Tanya Khokhar, a program analyst at the Ford Foundation in New York City and graduate of Columbia University’s School of International and Public Affairs, visited Chiapas from July to September 2012 to evaluate economic and political development and conflict resolution in the region. Although critical of the government’s role in the state, and approving of Zapatista efforts to implement autonomous modes of governance in the rural communities, the author’s conclusions are pessimistic.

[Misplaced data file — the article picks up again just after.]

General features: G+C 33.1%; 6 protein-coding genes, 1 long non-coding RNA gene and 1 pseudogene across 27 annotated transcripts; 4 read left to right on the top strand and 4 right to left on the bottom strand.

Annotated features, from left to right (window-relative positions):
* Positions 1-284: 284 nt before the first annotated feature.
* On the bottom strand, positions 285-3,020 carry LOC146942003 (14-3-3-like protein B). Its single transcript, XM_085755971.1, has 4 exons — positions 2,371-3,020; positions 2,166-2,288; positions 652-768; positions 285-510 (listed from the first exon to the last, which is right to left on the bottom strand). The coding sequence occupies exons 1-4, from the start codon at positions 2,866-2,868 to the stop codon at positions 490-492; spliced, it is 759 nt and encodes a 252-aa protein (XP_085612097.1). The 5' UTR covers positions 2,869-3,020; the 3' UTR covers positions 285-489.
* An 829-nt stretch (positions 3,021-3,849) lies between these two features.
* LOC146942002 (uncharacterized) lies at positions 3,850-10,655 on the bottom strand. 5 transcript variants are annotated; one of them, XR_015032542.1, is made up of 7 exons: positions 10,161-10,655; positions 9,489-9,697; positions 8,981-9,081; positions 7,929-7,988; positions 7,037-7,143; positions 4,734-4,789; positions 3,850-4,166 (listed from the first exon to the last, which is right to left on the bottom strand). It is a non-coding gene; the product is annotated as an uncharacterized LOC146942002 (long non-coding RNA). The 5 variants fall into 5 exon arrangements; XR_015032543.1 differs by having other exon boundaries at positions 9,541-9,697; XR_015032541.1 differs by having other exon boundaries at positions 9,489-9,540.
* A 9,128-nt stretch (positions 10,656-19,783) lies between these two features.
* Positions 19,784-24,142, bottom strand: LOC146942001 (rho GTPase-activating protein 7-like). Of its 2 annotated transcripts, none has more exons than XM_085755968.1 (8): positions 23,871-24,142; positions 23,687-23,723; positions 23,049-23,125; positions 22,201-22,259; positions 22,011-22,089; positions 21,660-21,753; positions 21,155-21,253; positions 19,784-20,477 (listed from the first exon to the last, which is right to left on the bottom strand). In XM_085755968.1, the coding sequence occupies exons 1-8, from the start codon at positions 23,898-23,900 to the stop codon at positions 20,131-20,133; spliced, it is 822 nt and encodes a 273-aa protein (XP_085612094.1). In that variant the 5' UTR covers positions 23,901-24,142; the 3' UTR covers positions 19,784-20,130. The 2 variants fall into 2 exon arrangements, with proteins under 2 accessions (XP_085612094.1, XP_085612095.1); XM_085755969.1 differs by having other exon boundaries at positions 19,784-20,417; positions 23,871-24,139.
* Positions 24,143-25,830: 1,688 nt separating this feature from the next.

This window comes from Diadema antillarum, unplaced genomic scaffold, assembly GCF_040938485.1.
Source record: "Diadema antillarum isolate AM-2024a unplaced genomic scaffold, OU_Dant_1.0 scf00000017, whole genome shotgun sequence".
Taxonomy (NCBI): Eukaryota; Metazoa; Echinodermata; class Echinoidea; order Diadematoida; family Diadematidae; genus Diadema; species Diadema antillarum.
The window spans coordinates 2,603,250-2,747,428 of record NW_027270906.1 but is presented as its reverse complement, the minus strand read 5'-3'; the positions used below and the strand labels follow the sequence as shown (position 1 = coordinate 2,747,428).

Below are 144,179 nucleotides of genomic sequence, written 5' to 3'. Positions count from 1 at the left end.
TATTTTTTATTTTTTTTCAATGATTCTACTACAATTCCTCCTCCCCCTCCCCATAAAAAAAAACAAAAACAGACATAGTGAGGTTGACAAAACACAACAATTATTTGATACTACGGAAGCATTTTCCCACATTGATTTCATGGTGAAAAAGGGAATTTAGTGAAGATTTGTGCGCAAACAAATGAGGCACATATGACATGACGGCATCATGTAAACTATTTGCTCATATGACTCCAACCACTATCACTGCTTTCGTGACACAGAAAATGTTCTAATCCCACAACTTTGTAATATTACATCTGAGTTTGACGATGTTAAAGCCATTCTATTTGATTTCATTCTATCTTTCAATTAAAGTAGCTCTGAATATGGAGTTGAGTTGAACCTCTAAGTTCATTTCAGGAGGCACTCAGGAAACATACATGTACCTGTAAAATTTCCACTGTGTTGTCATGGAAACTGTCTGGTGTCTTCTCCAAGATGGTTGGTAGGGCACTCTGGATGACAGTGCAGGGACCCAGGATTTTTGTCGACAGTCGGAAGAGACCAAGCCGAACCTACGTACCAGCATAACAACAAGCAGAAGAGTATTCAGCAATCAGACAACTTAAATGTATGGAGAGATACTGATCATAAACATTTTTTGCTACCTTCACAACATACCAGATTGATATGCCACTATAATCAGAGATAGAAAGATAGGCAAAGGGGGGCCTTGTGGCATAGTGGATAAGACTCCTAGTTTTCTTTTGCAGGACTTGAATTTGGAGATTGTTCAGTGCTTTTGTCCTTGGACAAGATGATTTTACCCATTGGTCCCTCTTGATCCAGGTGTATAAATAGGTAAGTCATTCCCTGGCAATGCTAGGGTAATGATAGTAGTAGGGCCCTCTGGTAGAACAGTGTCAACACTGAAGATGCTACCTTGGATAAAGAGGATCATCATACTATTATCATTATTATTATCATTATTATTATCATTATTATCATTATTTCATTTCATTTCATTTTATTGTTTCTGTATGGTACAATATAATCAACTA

“But as has been shown,” writes Khokhar, “the dynamics currently operating in Chiapas are extremely dysfunctional. Neither Zapatista nor government-led development models have managed to improve the livelihoods of local indigenous communities. Although sporadic successes do arise, Chiapas generally has seen only meager improvements and persistently high levels of poverty.”